EMILY LISCIANDRO: If you've been diagnosed
with congestive heart failure, your doctor has asked you to follow a very low sodium
diet of less than 2000 milligrams per day. So what is sodium? Sodium is a mineral that
is found in all foods, and is necessary for good health. But most people get too much
sodium from the foods they eat. Sodium is a component of salt. So, to limit your sodium
intake, you need to limit your salt intake. You may ask, "Why do I need to watch my sodium
intake?" Well, sodium in the body attracts fluid. If you're eating too much sodium, you
may have fluid buildup. If your body has extra fluid, your heart and kidneys will need to
work harder to rid the body of the fluid, which may cause a rise in your blood pressure.
High blood pressure can lead to serious problems, such as stroke or heart attack. By following
a low-sodium diet, you should have less fluid retention and swelling and you can help control
your blood pressure too.

When on a low-sodium diet, you should limit your sodium intake
to about 2000 milligrams, or 2 grams, per day. This may seem extremely low, but keep
in mind that the American Heart Association now recommends that adults 51 years and older,
all African Americans and anyone with high blood pressure limit their daily sodium intake
to no more than 1500 milligrams. For a daily goal of 2000 milligrams of sodium, you could
divide your sodium intake throughout the day. That gives you about 600 milligrams per meal
with room for one 200 milligram sodium snack. Now let's talk about sources of sodium. Table
salt is the primary source of sodium in our diets. Even a small amount has a lot. In fact,
just one teaspoon of salt has 2300 milligrams of sodium, which is more than should be your
daily limit for sodium intake. Even if you don't add salt to your food, you could still
be eating foods with high sodium content. For example, commercially prepared foods have
large amounts of sodium.

This includes easy to prepare box mixes; frozen dinners; preserved
meats, such as lunch meats, hotdogs or smoked meats; canned foods, such as soups, vegetables,
pork and beans or tomato products; condiments and ready-to-eat foods, such as cereals, breads
and baked goods. In general, the more processed the food, the more sodium it will contain.
This might seem a bit overwhelming, but the first step is easy. It's learning how to read
a food label. Food labels provide a lot of helpful information about food and can help
you make healthier choices and reduce your sodium intake. To begin, look at the serving
size listed at the top. All the nutrition information listed on the food label is for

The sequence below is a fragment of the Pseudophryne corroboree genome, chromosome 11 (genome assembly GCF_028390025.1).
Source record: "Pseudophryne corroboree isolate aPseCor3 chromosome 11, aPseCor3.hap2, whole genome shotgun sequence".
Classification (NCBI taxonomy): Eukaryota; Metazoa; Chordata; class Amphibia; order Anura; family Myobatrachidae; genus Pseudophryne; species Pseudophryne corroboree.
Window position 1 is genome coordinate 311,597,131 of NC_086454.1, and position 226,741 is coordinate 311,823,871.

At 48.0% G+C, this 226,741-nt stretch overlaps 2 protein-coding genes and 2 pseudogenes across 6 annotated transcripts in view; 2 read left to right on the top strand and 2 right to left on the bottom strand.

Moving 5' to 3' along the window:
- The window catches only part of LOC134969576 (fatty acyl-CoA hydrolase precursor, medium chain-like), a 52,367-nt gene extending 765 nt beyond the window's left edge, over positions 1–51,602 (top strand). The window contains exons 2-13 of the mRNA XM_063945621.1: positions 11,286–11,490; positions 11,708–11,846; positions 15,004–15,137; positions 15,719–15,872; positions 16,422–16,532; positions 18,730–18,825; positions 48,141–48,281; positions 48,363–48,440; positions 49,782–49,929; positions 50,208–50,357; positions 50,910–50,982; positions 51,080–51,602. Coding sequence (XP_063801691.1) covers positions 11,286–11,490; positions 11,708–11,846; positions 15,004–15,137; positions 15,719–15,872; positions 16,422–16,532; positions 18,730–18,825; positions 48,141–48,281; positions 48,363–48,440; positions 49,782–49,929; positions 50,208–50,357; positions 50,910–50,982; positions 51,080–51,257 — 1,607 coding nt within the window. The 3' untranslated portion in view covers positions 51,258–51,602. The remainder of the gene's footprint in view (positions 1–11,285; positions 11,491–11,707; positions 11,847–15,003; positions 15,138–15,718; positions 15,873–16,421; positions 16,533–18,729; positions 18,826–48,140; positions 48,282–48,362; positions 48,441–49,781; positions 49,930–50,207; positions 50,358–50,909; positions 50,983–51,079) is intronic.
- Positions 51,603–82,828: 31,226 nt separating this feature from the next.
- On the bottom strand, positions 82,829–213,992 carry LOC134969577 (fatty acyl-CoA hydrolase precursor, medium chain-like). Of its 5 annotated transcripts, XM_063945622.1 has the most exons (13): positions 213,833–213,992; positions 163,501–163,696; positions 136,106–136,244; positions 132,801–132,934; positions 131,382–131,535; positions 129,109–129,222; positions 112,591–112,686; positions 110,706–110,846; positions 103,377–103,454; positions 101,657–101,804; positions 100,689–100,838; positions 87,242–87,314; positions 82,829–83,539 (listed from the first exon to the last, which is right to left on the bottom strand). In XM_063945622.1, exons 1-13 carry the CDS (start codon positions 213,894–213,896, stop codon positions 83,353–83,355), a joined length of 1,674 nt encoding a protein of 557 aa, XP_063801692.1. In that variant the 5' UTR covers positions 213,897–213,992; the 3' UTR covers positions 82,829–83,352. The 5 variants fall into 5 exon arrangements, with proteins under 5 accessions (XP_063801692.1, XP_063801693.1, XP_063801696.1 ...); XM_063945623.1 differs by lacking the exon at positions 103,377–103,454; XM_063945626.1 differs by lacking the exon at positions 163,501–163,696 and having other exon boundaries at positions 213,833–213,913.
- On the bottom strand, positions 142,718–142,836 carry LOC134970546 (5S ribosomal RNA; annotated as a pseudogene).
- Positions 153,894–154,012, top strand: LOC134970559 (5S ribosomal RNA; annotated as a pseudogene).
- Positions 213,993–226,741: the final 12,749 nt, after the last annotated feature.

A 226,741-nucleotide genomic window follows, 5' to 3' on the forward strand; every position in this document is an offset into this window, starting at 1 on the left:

one serving. Therefore, if you eat two servings of a food, you need to double what you see
on the label.

Next, look for sodium content. The amount of sodium in one serving of food
is listed as milligrams, or mg. Remember, reduced sodium products still contain sodium,
so it is still important to read the food label. Foods that contain 140 milligrams of
sodium or less per serving are considered to be low-sodium. And then, foods that contain
35 milligrams of sodium or less per serving are considered to be very low-sodium. You
should choose these foods most often. The next step is shopping for a very low-sodium
diet. In general, the outside perimeter of the grocery store will have foods that are
less processed. So start there! Here are some tips on what to buy. When buying vegetables,
choose fresh or frozen over canned. Always choose plain varieties, or ones without the
added sauces. If you do need the canned version, though, be sure to choose the no added salt

Limit baked goods, which are processed. Also, choose fresh chicken, fish or lean meats
instead of processed types, such as lunch meats, hotdogs or smoked meats. Buy limited,
non- or low-fat dairy products; select unsalted versions of your favorite snacks and unsalted
or low-sodium soups. Cooking food often presents an opportunity to add salt when following
a recipe. However, an important way to reduce sodium intake is to not add salt during the
cooking process. It is also important to not add salt at the table. Learning to cook with
herbs and spices is a fun and tasty way to practice a very low-sodium diet everyday.
Season foods with salt-free seasonings such as herbs, spices, garlic, onion, peppers or
lemon juice to add flavor.

Be sure to use garlic or onion powder versus the salted versions.
Be careful when using salt substitutes too, as many are high in potassium content, which
can cause medical problems in some people. There are excellent choices for a salt-free
seasoning blend that can be used for flavor that have very low potassium content — just
be sure to check the label. So are you ready? Here are some ideas to get you started. For
beef, chicken, pork or fish, try adding flavor with mushrooms, green pepper, onion, parsley,
thyme, sage, dill, garlic or bay leaf. For eggs, try seasoning with pepper, green pepper,
onions or tomatoes. You can make your vegetables pop with chives, lemon juice, garlic, onion
powder, rosemary or parsley. Now that we have discussed what sodium is, why it's important
to limit its use and ways to change your eating lifestyle to accomplish following a low-sodium
diet, it's time for you to get practicing. Thank you for watching — we hope it's been
helpful. Goodluck!.



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